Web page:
It is quite possible, and unfortunately quite common, for a result to be statistically significant and trivial. It is also possible for a result to be statistically nonsignificant and important.
Consider the case of a new drug that researchers hope will cure Alzheimer’s disease (Kirk 1996). They set up a trial study involving two groups each with 6 patients. One group receives the experimental treatment while the other receives a placebo. At the end of the trial they notice a 13 point improvement in the IQ of the treated group and no improvement in the control group. The drug seems to have an effect. However, the t statistic is statistically nonsignificant. The results could be a fluke. What to do?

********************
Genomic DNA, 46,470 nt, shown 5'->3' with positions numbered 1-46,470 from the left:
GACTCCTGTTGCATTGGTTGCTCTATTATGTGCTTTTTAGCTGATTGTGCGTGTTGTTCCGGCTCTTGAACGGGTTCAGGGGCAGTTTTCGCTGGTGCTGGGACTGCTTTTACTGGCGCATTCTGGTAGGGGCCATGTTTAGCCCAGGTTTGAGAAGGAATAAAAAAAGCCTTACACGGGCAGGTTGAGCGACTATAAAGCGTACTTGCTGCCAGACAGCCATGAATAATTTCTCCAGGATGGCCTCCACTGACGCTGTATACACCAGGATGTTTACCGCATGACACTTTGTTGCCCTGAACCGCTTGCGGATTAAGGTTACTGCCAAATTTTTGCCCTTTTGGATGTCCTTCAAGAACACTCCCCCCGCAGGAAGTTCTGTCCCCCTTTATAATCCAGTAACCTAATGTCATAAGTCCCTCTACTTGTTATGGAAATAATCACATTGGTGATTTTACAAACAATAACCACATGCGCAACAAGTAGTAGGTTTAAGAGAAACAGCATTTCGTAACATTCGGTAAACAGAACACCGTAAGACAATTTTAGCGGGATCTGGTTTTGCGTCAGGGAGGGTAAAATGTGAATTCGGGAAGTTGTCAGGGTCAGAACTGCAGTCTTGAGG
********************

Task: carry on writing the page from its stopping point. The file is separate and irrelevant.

Which of the following choices makes more sense to you:
(a) abandon the study – the result is statistically nonsignificant so the drug is ineffective
(b) conduct a larger study – a 13 point improvement seems promising
If you chose “a” you may have misinterpreted an inconclusive result as evidence of no effect. You may have confused statistical significance with substantive significance. Are you prepared to risk a Type II error when there is potentially much to be gained?
If you chose “b” then you clearly think it is possible for a result to be statistically nonsignificant yet important at the same time. You have distinguished statistical significance from substantive significance.
For more, see The Essential Guide to Effect Sizes, chapter 1.